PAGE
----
Plot preparations[edit]

In late 1984, at least two informers reported to authorities on the first abortive plot to bomb Air India Flight 182, which flew out of Montreal's Mirabel International Airport at that time. In August 1984, the known criminal Gerry Boudreault claimed that Talwinder Parmar showed him a suitcase stuffed with $200,000, payment to plant a bomb. He decided, "I had done some bad things in my time, done my time in jail, but putting a bomb on a plane ... not me. I went to the police."[28] In September, in an attempt to get his sentence for theft and fraud reduced, Harmail Singh Grewal of Vancouver told the Canadian Security Intelligence Service (CSIS) and the Royal Canadian Mounted Police (RCMP) of the plot to bomb the flight from Montreal. Both reports were dismissed as unreliable.[28]

The moderate Sikh Ujjal Dosanjh had spoken out against violence by Sikh extremists. In retaliation, he was attacked in February 1985 by an assailant wielding an iron bar. His skull was broken and he required 80 stitches in his head. On 5 March 1985, the CSIS obtained a court order to place Parmar under surveillance for one year, just three months before the bombing. Although the Babbar Khalsa had not yet been officially banned, the affidavit stated, it "is a Sikh terrorist group now established in Canada", "has claimed responsibility for more than forty assassinations of moderate Sikhs and other persons in the Punjab," and "penned its name to threatening letters [addressed to]... high officials in India".[10][29] The affidavit said that on 15 July 1984, Parmar urged the Coach Temple congregation of Calgary, Alberta, to "unite, fight and kill" to avenge the attack on the Golden Temple.[10][29]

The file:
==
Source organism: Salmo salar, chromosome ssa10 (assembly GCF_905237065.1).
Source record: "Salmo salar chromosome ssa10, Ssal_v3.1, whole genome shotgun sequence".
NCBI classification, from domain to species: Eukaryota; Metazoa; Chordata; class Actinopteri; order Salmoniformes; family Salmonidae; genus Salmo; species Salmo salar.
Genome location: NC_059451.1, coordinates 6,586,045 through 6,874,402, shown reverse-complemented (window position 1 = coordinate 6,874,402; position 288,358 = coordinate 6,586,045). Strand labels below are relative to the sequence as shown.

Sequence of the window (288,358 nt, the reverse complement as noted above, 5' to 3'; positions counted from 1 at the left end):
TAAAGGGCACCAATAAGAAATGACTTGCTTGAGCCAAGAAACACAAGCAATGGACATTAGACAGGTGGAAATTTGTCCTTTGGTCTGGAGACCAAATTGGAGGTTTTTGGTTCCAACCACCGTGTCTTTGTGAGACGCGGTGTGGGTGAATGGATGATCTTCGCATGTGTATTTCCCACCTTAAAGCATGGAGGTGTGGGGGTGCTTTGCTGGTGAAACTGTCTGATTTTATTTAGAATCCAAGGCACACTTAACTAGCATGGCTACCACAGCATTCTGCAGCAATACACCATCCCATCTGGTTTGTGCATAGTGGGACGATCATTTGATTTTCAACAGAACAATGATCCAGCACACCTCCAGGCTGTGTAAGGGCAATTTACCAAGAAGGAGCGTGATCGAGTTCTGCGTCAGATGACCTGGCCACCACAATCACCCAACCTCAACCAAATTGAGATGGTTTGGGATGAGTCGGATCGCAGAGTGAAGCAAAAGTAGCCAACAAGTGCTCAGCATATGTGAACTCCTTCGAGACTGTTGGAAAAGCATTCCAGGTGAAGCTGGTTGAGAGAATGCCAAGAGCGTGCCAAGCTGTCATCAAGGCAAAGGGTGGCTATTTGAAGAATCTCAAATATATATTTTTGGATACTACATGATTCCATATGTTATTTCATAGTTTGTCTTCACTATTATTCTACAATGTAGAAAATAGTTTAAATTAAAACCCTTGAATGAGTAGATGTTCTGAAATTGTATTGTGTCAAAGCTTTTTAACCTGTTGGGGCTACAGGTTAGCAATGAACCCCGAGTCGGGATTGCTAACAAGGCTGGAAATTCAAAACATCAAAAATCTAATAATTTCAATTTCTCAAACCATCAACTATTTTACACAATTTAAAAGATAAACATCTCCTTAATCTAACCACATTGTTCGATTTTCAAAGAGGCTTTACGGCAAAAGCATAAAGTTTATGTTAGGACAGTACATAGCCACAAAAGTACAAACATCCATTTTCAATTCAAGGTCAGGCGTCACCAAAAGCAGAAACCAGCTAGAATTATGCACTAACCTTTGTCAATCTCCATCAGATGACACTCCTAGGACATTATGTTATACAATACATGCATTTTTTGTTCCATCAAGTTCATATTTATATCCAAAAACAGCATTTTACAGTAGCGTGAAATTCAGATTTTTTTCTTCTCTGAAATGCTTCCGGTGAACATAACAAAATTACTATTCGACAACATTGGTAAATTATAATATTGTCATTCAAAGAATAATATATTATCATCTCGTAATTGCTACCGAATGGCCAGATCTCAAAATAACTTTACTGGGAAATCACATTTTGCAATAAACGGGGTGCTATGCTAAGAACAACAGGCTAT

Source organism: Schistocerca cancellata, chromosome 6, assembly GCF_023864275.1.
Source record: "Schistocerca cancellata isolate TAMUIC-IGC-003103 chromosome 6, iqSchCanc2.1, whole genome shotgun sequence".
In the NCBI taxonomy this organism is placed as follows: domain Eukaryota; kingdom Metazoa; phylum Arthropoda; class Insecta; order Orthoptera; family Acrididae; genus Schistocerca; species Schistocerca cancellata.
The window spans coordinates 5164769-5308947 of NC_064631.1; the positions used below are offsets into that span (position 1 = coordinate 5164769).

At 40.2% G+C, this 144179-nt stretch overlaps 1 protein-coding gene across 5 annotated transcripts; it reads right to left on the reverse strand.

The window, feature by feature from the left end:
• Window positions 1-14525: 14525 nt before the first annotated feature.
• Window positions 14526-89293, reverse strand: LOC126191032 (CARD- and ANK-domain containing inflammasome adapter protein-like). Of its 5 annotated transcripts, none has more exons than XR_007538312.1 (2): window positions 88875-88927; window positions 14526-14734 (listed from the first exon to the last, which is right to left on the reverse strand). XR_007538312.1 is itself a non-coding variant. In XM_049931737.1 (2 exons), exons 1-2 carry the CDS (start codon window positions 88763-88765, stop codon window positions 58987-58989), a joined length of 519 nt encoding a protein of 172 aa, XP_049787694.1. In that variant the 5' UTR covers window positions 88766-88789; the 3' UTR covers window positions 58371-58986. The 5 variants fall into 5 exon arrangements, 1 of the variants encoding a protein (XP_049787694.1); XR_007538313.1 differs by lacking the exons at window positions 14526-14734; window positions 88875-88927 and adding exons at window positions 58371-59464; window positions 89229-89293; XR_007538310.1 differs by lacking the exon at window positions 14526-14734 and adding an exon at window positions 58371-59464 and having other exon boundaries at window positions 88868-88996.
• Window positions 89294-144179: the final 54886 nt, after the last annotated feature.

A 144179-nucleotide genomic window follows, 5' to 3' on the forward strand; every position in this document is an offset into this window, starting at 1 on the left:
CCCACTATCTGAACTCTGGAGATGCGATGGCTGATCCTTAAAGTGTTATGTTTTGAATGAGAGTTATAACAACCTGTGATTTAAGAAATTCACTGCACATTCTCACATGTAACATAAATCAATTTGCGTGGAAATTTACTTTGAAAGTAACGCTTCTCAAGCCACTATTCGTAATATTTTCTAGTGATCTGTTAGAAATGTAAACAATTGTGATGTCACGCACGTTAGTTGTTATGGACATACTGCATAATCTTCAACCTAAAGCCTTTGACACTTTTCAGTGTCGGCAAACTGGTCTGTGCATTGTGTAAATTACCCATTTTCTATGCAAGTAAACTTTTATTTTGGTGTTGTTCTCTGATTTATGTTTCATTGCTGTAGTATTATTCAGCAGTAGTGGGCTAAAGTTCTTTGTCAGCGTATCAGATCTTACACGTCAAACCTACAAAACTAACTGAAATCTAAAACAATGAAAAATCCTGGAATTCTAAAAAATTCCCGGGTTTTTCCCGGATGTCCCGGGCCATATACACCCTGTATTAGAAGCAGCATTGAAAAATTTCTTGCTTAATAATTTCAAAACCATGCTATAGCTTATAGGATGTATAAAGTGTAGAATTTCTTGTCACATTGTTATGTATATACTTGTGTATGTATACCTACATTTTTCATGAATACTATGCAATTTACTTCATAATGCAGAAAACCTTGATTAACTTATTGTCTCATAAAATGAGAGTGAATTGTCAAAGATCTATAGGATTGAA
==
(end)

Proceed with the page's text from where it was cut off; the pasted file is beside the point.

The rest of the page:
Explosives and clocks[edit]

In April 1985, a Canadian familiar with blasting was asked by Reyat how much dynamite it would take to blow up a tree stump. Reyat was not shy about telling everyone he knew around Duncan about the need for revenge, or asking about explosives. Reyat sought cases of dynamite and did not care if he had to pay three times the normal price. He eventually confided it was not about stumps, but "trouble in the old country", that he needed "explosives to help my countrymen."[30] One friend declined to get him dynamite, but did lend him a 400-page manual on mining with explosives.[30]

On 8 May 1985, Reyat bought a Micronta digital automobile clock at the Radio Shack store in Duncan.[31] Designed for a 12-volt automobile electrical system, it could also be powered by a 12-volt lantern battery. The 24-hour alarm activated a buzzer, but he returned a week later for an electrical relay after asking how to get the buzzer signal to power another device. Wiretappers recorded nine telephone calls between Parmar's residence in Vancouver and Reyat from either his residence or workplace on Vancouver Island that month, which got Reyat added to the list of persons being monitored for terrorist activities.[32] The Canadian government would later accuse Reyat of lying in 2003 when at first he said he did not know what three clocks he had bought could be used for. He later said Parmar needed an explosive device to blow up a bridge or something large in India, and that he needed timers for an explosive device. In that case, the relay could be used to trigger the detonator circuit for a blasting cap which would provide the initial shock needed to detonate larger explosives such as dynamite.[20][21]

Reyat later visited a television repair shop with a partially disassembled car clock wired to a lantern battery. He needed help so that the buzzer stayed on rather than intermittently beeping, so that it would turn on a light in his camper to wake him up. The repairman knew his friend did not own a camper, and it would even strike Justice J. Raymond Paris at Reyat's 1991 trial as an odd use for a timer.[33]

Bomb tests[edit]

By mid-May, Reyat had gone into the woods to test a device with a 12-volt battery, cardboard cylinder, gunpowder, and some dynamite, but the device failed to work.[26] The wooded area was in proximity to Duncan and Paldi.[34] Later, Reyat acquired between six and eight sticks of dynamite "to blow up unidentified stumps if need be in the future" from a Duncan well driller after visiting his house to fix a truck. He also obtained a few blasting caps days later. On 31 May 1985, Reyat brought his timer, attached to a boombox, into his shop so that his fellow employee at Duncan Auto Marine Electric could help him fix it for a friend, but he returned the radio after it did not work properly.